Sunday, December 18, 2011

Sugar Cookies

As part of the Foodbuzz Tastemaker Program, I received Duncan Hines cake mixes.  Because I got so many samples, I kept looking for alternative things to do with it because I don't really eat cake.  But I do eat cookies!!!  This was another super easy one and surprisingly tasty too.  I didn't think cookies made out of cake mix would be any good, but these were!  I'm definitely doing this again in the future.

From Skip to My Lou
- 1 box of cake mix (I used White Cake Mix)
- 2 eggs
- 1/3 cup oil
- Strawberry frosting (optional)

- Mix the cake mix, eggs and oil together.
- Preheat the oven to 350
- Scoop out 20 portions of the cookie dough on a silpat (smooshed down a bit) and bake for 10-13 minutes
- When the cookie has completely cooled, frost it if desired.

Sunday, December 11, 2011

Pumpkin Devil's Food Cake

As part of the Foodbuzz Tastemaker Program, I received Duncan Hines cake mixes.  I've seen this on Pinterest.  It looked easy and tasty so I decided to give it a try.  All you have to do is mix the cake mix with a can of pumpkin puree and follow the rest of the directions on the back of the box.  No eggs, oil, etc, so it's healthier too!

- One box of cake mix
- One 15 ounce can of pumpkin puree

- Mix the cake mix and pumpkin puree until fully incorporated.  The consistency will be super thick and brownie like.  You'll probably be tempted to add something to it because it just doesn't look right, but keep with it.  It'll work, I promise.   
- Follow the rest of the directions on the back of the box.  In my case, I lightly oiled and floured a pan and poured the batter in and baked for 35 minutes.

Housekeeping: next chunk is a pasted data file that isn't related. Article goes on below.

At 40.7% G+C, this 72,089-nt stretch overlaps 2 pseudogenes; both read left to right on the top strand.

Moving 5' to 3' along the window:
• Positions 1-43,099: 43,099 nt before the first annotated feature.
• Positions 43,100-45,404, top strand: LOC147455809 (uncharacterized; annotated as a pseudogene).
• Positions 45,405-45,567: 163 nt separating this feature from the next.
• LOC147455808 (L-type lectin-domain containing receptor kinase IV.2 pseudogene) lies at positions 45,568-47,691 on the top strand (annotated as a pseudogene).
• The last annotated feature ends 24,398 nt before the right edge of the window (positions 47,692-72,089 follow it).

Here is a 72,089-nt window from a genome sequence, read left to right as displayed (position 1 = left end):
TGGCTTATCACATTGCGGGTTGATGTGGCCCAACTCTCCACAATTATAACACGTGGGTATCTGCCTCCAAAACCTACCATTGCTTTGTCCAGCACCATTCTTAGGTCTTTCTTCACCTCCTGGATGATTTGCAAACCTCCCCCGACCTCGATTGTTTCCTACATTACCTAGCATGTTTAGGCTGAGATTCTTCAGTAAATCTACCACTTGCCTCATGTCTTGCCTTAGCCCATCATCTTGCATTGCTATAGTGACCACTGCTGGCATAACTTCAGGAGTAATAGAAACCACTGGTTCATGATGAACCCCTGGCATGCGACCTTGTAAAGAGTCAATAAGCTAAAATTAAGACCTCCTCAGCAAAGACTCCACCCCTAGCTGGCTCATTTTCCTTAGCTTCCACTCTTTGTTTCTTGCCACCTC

- And even though the batter is thick like a brownie, the completed product is more like a moist cake and yummy too!
I wonder if this would work with other purees like sweet potato or butternut squash?  If you've tried it, let me know!

Monday, November 28, 2011

Ji Se La Pi

This isn't the prettiest dish, but it's a tasty dish that is great for leftover turkey.  This shredded chicken and mung bean sheet cold salad is best served fresh, ie not after being refrigerated.  Refrigeration tends to make the noodles hard.  And, another thing to look out for it getting the right kind of noodles.  I'm not sure what to tell you here because that's where I screwed up.  The kind that I bought was way too thick.  It said something like TianJian style on the bag if that helps.

So keep from refrigerating this and buy the right noodles and you'll be sure to enjoy this!  :)

- Mung bean sheets
- Shredded chicken (or turkey)
- Cucumber
- Peanut butter
- Water
- Soy sauce
- Vinegar (rice vinegar or regular is fine too)
- Wasabi (optional)

- Cook the mung bean sheets according to the package directions.  Run them under cold water and then cut them into approximately 1"x1" pieces (though shape and size really don't matter).  Set aside.
- Shred the chicken/turkey and julianne the cucumber.
- In a separate bowl, mix the peanut butter and a bit of water until it's nice and creamy, about the consistency of a thick gravy.  Heating the water will help it mix.  If you put too much water, just pop the bowl with the water and peanut butter into the microwave for a bit and stir.  It's better to have it too thick than too watery.  You'll get more liquid from the other flavorings and the noodles/cucumbers will give off water too.